All of those who studied the 50 Set Works on the London board for A-Level music came across Berio's Sinfonia. The
A-Level Music course was, for me, a bit of a crash course in music history; I knew very little. I could find requested chords in scores within seconds, I could knock out a fancy chorale. My understanding of harmony and theory was there but I lacked the background knowledge of the repertoire, the canon.
The piece therefore was a bit lost on me. I liked what I was told about it, I liked what I saw and I was attracted to the fact that it seemed a challenge to understand, but I certainly didn't 'get it'. I don't fully now, but I've been privileged to sit within it 12 times now so I'm getting there. It's like Mary Poppin's handbag with its endless fruits -- it just keeps giving you things to understand and to discover.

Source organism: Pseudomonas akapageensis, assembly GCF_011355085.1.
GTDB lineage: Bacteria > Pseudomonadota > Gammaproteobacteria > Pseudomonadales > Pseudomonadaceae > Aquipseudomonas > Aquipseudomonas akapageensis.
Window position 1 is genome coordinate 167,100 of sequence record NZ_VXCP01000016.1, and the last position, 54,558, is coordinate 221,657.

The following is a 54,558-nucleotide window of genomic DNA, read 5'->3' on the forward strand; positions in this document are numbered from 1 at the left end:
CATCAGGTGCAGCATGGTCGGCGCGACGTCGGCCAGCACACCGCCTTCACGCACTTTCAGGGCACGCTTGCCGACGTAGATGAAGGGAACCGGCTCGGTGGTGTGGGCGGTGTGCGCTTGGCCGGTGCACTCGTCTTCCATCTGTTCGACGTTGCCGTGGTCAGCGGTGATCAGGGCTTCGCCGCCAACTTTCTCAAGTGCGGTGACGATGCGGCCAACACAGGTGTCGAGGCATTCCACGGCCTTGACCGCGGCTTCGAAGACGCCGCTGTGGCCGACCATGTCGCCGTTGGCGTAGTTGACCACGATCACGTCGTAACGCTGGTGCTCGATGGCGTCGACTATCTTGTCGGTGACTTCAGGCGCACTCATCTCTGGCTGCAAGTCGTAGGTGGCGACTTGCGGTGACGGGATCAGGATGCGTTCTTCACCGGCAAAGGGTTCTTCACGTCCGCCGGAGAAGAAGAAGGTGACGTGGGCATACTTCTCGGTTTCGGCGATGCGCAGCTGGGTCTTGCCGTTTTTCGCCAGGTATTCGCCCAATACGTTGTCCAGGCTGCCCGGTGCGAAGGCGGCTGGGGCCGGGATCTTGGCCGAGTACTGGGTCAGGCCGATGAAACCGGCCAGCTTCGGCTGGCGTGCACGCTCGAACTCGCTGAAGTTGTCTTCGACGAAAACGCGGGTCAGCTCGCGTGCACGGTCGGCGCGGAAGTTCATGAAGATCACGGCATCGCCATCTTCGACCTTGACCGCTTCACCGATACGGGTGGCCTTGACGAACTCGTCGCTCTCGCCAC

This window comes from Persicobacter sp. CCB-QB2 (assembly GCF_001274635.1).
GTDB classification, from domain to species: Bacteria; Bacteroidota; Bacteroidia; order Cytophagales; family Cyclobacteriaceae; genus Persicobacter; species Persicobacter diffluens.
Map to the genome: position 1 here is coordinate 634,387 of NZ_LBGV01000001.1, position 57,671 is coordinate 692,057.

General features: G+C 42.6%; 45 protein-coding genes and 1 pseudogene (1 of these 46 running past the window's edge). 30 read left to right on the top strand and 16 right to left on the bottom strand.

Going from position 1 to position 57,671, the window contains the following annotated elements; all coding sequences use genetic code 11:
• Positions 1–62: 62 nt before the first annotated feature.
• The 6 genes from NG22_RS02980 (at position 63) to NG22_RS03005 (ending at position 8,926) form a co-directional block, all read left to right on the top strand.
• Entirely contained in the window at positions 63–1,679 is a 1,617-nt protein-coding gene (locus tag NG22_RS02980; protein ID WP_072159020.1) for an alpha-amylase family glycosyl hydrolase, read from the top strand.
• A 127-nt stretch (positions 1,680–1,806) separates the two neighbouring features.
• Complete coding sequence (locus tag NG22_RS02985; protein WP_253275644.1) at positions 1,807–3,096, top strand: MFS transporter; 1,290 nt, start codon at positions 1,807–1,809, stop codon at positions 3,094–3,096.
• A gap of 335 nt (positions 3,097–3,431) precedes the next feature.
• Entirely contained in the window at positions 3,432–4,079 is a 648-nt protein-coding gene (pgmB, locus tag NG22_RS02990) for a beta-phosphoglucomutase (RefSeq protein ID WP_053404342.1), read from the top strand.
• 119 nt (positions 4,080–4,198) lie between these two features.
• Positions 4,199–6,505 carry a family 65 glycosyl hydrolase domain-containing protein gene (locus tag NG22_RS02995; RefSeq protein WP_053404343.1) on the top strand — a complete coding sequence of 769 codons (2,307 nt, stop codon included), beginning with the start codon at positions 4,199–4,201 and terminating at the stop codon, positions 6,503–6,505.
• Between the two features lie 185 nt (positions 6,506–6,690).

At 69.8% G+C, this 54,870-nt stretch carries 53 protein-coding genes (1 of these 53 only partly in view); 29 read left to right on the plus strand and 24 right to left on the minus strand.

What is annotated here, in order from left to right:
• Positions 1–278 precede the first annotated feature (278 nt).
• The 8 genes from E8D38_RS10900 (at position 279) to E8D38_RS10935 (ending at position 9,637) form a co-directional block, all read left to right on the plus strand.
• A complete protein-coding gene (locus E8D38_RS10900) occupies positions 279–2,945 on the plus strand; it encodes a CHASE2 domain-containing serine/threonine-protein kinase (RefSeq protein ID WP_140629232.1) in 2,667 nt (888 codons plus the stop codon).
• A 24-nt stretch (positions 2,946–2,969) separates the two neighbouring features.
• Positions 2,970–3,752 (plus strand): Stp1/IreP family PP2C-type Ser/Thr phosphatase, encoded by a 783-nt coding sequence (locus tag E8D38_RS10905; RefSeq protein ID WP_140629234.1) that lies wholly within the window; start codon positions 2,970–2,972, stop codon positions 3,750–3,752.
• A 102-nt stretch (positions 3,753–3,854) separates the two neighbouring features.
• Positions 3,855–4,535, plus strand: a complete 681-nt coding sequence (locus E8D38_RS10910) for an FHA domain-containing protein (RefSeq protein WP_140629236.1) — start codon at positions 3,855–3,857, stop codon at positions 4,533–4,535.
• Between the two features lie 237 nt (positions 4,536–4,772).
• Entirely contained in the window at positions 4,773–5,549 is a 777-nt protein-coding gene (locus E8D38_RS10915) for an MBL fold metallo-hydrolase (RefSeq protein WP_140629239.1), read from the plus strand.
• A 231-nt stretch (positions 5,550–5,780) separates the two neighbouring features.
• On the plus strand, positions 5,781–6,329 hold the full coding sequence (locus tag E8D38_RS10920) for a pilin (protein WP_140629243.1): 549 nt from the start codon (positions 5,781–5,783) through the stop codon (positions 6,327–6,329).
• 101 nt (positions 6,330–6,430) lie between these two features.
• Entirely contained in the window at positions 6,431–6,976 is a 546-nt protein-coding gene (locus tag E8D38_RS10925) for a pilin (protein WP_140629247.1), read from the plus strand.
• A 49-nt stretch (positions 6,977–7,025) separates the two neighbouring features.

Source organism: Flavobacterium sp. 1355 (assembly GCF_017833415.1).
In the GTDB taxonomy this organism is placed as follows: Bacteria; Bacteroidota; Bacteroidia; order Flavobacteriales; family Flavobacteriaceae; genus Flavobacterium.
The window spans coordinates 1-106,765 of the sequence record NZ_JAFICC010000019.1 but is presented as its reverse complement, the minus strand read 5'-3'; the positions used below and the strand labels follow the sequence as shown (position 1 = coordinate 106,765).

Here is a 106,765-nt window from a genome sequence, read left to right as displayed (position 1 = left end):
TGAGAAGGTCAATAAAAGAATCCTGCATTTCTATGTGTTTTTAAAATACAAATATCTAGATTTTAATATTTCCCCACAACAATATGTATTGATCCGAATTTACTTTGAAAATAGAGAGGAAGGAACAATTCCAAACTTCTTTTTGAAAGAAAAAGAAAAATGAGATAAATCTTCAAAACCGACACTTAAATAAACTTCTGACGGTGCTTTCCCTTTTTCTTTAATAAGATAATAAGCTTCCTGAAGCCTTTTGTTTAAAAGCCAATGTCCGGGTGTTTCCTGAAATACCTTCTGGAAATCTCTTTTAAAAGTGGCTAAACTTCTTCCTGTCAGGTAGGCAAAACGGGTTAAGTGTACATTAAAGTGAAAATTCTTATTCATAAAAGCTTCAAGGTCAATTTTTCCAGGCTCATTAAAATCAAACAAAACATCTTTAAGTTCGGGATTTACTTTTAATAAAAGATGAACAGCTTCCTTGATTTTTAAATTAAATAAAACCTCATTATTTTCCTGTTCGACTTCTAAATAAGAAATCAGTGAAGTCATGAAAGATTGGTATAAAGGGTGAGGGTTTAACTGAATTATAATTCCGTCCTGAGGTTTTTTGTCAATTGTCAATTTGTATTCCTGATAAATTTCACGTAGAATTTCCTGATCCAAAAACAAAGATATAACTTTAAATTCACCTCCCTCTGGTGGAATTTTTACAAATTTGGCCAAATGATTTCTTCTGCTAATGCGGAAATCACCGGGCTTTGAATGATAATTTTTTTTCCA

John Axelrod (Orchestra Sinfonica Nazionale della Rai, Turin x 2)
Ingo Metzmacher (La Scala, Milan x 3)
Edo de Waart (Milwaukee Symphony Orchestra x 2)
Marin Alsop (Sao Paulo Symphony Orchestra - Brazil x 3, Royal Festival Hall London x 1)
Nicola Marasco (La Fenice, Venice x 1)
The piece was written for the Swingle Singers in 1967 and the knowledge of the typos in the scores, what Berio meant, how it should be performed, what the markings mean, the best way to be conducted for different passages, has been passed down through the group as individuals have left and others joined. Jo Goldsmith Eteson, who has done it 35 times or more, must have the most knowledge in her head at present (I don't think the others will mind me saying that!) and effortlessly does the scarily exposed aria-introduction to movement five. Legend.
Here's a list of strange things that churches do which should be unpacked a little more.